Hubs and I were out exploring the woods this last weekend, when I noticed a maple tree. The leaves on this tree were quite possibly the largest maple leaves I have ever seen. They were easily larger than my head and quite beautiful. I knew I had to catch a few photographs of the leaves.
With the first photo, I held an un-fallen leaf up to try and capture the sheer size of it. With the second one, I let it go, and snapped a picture of the leaves as they hung. Of course, I had to adopt a funny angle to get the picture, but it was well worth it to me.
This photo of the un-fallen leaf is one of my favorite photos of the Autumn season this year.
I am not certain which type of Maple tree this one was, although I am inclined to guess it is a Red Maple given the “teeth” along the margins of the leaves. The Red Maple also typically has leaves that are two to six inches wide. I am convinced that this one was at least seven or eight inches at the widest point, but I could be wrong. I was tempted to pull the leaf, and bring it back to Mister and Sister, but I just couldn’t bring myself to do it. It still had quite a bit of life left in it, judging from the stem.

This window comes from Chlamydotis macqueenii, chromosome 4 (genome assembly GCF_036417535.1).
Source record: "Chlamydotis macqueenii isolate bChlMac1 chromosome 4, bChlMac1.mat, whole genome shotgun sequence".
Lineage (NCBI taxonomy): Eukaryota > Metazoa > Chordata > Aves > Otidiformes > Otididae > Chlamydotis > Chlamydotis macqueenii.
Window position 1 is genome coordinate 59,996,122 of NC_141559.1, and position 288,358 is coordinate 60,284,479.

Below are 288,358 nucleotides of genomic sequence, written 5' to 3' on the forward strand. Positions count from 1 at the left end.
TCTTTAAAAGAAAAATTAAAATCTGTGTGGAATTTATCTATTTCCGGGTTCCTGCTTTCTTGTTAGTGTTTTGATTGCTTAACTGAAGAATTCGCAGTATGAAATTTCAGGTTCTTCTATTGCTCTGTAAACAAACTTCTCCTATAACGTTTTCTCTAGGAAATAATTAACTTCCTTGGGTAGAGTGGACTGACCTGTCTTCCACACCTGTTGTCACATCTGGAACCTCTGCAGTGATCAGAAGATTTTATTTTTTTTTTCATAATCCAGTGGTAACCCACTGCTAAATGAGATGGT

While I didn’t pluck this particular leaf for my kids, we have enjoyed leaf rubbing from the fallen leaves in our back yard. I try to think of creative ways to make learning fun for them, and they really like doing the leaf rubbings. I also have two books on the life cycle of plants that I read to them. The two that I have now are From Seed to Plant by Gail Gibbons and How a Seed Grows by Helene J. Jordan. From Seed to Plant is a more technical read and contains a bean seed project that the kids can duplicate (if their mother didn’t have a black thumb). How a Seed Grows also has a seed science project in it. It is more colorful and has great illustrations.
I do have a couple of books on my list that I would like to get, to ramp up the fun aspect of learning about plants. One book on my list is The Tiny Seed by Eric Carle. I just love all things Eric Carle. His books are magical and make learning virtually osmotic. The second book is Champ and Me by the Maple Tree by Ed Shankman. The story of Champ and Me by the Maple Tree caught my eye when I was web browsing one day. I think my kids would like the monster in the story.
What books and/or projects would you recommend for teaching about life science to young children?